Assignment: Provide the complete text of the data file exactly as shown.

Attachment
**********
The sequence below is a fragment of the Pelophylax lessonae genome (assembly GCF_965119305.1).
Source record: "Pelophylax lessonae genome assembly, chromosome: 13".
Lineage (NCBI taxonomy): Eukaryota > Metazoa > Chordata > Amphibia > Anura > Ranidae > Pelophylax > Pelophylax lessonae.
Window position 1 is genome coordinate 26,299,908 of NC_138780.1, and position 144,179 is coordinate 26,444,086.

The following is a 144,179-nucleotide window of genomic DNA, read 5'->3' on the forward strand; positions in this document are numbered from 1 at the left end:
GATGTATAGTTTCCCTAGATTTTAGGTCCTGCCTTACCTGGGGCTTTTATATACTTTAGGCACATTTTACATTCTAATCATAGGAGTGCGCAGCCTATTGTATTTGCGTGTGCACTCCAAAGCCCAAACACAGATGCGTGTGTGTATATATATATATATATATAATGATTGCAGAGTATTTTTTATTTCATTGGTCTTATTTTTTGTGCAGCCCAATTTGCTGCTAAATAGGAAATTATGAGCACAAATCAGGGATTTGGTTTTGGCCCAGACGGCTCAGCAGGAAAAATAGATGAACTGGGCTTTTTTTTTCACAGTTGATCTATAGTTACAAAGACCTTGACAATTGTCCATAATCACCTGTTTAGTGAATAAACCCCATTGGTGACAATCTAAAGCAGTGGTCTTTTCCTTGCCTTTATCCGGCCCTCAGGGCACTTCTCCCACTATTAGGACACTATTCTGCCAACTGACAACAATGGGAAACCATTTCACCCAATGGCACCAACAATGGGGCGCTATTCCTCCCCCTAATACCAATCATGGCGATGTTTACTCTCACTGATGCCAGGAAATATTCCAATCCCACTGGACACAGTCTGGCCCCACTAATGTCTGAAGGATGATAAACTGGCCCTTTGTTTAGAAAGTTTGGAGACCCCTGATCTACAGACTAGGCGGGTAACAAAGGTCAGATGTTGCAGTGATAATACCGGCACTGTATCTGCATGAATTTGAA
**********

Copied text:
The sequence below is a fragment of the Pelophylax lessonae genome (assembly GCF_965119305.1).
Source record: "Pelophylax lessonae genome assembly, chromosome: 13".
Lineage (NCBI taxonomy): Eukaryota > Metazoa > Chordata > Amphibia > Anura > Ranidae > Pelophylax > Pelophylax lessonae.
Window position 1 is genome coordinate 26,299,908 of NC_138780.1, and position 144,179 is coordinate 26,444,086.

The following is a 144,179-nucleotide window of genomic DNA, read 5'->3' on the forward strand; positions in this document are numbered from 1 at the left end:
GATGTATAGTTTCCCTAGATTTTAGGTCCTGCCTTACCTGGGGCTTTTATATACTTTAGGCACATTTTACATTCTAATCATAGGAGTGCGCAGCCTATTGTATTTGCGTGTGCACTCCAAAGCCCAAACACAGATGCGTGTGTGTATATATATATATATATATAATGATTGCAGAGTATTTTTTATTTCATTGGTCTTATTTTTTGTGCAGCCCAATTTGCTGCTAAATAGGAAATTATGAGCACAAATCAGGGATTTGGTTTTGGCCCAGACGGCTCAGCAGGAAAAATAGATGAACTGGGCTTTTTTTTTCACAGTTGATCTATAGTTACAAAGACCTTGACAATTGTCCATAATCACCTGTTTAGTGAATAAACCCCATTGGTGACAATCTAAAGCAGTGGTCTTTTCCTTGCCTTTATCCGGCCCTCAGGGCACTTCTCCCACTATTAGGACACTATTCTGCCAACTGACAACAATGGGAAACCATTTCACCCAATGGCACCAACAATGGGGCGCTATTCCTCCCCCTAATACCAATCATGGCGATGTTTACTCTCACTGATGCCAGGAAATATTCCAATCCCACTGGACACAGTCTGGCCCCACTAATGTCTGAAGGATGATAAACTGGCCCTTTGTTTAGAAAGTTTGGAGACCCCTGATCTACAGACTAGGCGGGTAACAAAGGTCAGATGTTGCAGTGATAATACCGGCACTGTATCTGCATGAATTTGAA